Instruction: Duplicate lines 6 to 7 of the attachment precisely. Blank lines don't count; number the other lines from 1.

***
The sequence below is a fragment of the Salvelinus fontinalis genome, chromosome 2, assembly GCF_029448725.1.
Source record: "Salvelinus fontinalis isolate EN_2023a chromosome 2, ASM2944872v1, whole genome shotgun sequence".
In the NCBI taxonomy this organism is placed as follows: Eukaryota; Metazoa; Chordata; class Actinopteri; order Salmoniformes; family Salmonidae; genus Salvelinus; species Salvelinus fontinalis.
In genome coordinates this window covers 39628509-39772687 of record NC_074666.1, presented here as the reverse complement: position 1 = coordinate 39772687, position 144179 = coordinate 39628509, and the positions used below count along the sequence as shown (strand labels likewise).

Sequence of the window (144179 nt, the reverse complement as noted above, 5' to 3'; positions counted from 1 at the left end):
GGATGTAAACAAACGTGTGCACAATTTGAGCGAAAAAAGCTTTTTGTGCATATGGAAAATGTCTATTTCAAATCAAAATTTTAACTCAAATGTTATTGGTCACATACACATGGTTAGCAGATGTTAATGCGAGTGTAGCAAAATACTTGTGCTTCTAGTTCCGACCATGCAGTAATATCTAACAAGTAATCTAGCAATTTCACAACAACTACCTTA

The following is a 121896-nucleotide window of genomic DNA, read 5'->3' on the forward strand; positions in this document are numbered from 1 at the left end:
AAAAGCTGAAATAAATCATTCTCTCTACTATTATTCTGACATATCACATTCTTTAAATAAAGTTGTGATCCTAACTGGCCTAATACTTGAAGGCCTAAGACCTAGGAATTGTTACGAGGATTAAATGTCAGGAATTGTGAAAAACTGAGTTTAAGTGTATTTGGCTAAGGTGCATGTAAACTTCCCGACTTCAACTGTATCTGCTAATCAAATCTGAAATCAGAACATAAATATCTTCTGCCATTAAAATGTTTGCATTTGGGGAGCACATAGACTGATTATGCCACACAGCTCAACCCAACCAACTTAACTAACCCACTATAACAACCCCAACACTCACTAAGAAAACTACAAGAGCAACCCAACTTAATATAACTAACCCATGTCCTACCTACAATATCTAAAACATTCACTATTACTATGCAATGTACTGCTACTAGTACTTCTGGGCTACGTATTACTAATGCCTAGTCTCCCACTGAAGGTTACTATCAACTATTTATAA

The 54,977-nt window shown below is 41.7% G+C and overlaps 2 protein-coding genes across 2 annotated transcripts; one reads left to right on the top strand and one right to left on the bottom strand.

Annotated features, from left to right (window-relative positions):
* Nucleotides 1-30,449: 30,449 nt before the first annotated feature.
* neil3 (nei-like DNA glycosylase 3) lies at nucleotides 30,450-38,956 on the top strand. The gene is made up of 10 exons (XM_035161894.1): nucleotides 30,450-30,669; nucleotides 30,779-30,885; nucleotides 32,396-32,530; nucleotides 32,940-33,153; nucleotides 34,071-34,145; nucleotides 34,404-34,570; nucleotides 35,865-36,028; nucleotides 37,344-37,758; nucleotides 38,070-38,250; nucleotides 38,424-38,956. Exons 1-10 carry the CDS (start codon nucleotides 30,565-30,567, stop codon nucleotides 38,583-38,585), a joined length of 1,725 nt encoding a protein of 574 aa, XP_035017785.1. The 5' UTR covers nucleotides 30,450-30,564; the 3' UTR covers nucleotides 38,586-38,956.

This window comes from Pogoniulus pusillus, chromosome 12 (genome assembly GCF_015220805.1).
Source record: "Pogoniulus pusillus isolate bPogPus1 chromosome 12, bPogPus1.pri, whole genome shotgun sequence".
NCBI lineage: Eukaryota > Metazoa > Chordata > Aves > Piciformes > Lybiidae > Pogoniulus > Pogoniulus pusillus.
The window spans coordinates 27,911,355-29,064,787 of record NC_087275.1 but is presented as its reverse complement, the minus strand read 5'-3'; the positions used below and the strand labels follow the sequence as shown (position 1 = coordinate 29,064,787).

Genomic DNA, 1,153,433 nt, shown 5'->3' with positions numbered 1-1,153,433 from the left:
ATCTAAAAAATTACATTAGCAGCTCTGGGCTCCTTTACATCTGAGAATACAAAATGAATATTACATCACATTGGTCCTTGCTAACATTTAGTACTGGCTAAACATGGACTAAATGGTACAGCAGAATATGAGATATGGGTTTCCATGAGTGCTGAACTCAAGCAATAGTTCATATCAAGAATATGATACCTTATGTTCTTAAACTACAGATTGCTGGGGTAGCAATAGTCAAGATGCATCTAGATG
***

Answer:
GGATGTAAACAAACGTGTGCACAATTTGAGCGAAAAAAGCTTTTTGTGCATATGGAAAATGTCTATTTCAAATCAAAATTTTAACTCAAATGTTATTGGTCACATACACATGGTTAGCAGATGTTAATGCGAGTGTAGCAAAATACTTGTGCTTCTAGTTCCGACCATGCAGTAATATCTAACAAGTAATCTAGCAATTTCACAACAACTACCTTA

The following is a 121896-nucleotide window of genomic DNA, read 5'->3' on the forward strand; positions in this document are numbered from 1 at the left end: